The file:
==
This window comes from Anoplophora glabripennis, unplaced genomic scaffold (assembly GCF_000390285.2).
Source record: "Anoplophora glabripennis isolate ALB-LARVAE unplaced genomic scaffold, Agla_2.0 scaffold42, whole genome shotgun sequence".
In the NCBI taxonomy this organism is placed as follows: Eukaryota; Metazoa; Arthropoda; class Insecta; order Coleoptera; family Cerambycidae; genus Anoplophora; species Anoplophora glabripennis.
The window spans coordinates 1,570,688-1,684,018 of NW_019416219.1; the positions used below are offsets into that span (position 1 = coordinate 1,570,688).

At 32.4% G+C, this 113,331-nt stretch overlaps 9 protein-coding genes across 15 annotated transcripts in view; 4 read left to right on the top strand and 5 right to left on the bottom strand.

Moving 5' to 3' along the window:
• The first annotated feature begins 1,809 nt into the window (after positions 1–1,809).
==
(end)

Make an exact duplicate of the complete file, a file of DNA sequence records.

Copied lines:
This window comes from Anoplophora glabripennis, unplaced genomic scaffold (assembly GCF_000390285.2).
Source record: "Anoplophora glabripennis isolate ALB-LARVAE unplaced genomic scaffold, Agla_2.0 scaffold42, whole genome shotgun sequence".
In the NCBI taxonomy this organism is placed as follows: Eukaryota; Metazoa; Arthropoda; class Insecta; order Coleoptera; family Cerambycidae; genus Anoplophora; species Anoplophora glabripennis.
The window spans coordinates 1,570,688-1,684,018 of NW_019416219.1; the positions used below are offsets into that span (position 1 = coordinate 1,570,688).

At 32.4% G+C, this 113,331-nt stretch overlaps 9 protein-coding genes across 15 annotated transcripts in view; 4 read left to right on the top strand and 5 right to left on the bottom strand.

Moving 5' to 3' along the window:
• The first annotated feature begins 1,809 nt into the window (after positions 1–1,809).